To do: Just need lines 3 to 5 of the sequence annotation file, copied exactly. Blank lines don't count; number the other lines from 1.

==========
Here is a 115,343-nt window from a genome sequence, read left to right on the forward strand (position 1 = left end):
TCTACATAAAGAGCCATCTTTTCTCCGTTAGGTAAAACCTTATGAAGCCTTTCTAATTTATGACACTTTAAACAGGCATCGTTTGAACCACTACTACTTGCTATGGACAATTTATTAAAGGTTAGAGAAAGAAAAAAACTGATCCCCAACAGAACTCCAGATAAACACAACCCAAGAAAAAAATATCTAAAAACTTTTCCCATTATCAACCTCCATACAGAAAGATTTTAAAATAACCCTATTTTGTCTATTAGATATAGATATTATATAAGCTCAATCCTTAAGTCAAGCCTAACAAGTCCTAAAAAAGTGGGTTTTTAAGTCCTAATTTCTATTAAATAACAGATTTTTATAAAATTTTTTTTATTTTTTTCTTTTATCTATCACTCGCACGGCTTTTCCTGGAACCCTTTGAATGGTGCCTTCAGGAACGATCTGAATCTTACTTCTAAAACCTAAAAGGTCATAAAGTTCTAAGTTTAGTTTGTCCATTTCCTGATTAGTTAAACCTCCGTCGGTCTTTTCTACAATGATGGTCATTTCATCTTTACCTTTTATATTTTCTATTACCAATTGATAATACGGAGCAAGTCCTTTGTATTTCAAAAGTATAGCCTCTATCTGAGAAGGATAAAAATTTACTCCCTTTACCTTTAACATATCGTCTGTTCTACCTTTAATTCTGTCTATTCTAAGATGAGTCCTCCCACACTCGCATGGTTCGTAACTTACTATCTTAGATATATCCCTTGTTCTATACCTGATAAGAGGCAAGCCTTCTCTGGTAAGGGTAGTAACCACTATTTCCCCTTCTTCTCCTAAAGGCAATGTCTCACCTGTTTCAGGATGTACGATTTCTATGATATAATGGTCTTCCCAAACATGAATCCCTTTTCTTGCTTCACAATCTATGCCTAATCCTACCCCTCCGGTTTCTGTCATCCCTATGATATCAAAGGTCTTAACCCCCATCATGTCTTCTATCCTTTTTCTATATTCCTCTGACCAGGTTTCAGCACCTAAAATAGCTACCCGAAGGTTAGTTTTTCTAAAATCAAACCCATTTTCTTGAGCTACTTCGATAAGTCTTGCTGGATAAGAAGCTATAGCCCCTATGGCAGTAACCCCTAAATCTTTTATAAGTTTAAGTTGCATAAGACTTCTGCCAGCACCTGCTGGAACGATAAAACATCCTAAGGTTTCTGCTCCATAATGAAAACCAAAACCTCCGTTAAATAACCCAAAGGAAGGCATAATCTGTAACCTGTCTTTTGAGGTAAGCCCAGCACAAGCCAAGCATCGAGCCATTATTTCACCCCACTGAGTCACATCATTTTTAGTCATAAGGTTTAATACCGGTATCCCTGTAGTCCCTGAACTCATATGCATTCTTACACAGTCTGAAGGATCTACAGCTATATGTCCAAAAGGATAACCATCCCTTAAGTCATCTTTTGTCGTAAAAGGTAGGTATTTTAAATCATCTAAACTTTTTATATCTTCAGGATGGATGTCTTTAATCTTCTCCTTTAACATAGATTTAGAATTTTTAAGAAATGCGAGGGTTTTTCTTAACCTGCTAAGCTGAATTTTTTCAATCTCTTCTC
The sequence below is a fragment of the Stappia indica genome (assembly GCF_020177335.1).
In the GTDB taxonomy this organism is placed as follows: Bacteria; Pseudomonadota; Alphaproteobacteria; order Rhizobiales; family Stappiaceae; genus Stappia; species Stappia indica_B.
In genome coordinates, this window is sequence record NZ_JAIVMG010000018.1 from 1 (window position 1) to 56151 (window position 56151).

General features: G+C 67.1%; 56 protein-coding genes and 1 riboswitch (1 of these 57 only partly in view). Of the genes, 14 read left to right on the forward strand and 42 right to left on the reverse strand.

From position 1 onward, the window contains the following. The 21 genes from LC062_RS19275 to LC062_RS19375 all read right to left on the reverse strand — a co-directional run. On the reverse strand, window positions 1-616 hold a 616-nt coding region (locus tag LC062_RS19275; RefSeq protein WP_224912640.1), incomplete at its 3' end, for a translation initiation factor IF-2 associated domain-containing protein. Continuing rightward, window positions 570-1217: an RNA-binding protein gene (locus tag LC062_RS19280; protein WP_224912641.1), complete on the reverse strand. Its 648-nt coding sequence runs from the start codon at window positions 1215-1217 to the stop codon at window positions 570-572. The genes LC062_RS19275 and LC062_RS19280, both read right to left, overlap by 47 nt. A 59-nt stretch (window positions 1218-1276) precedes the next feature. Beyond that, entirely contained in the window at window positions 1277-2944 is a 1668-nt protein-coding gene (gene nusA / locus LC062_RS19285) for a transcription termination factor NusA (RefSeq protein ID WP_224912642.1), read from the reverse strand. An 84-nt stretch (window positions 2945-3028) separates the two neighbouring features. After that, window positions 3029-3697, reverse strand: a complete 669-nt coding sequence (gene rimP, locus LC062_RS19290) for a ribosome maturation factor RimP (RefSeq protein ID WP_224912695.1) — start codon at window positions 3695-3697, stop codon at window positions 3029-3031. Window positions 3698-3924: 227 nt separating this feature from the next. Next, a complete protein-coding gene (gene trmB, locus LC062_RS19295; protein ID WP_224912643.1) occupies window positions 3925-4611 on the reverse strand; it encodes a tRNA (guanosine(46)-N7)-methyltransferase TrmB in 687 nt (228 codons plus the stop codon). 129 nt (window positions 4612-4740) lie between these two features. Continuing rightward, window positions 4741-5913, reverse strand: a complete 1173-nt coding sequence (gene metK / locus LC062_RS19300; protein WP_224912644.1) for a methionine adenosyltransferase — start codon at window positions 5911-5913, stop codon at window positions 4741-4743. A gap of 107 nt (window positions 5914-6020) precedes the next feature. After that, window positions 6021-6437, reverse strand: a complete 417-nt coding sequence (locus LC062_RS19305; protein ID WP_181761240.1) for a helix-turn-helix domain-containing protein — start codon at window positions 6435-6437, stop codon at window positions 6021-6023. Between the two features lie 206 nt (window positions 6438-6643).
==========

The sequence below is a fragment of the Stappia indica genome (assembly GCF_020177335.1).
In the GTDB taxonomy this organism is placed as follows: Bacteria; Pseudomonadota; Alphaproteobacteria; order Rhizobiales; family Stappiaceae; genus Stappia; species Stappia indica_B.
In genome coordinates, this window is sequence record NZ_JAIVMG010000018.1 from 1 (window position 1) to 56151 (window position 56151).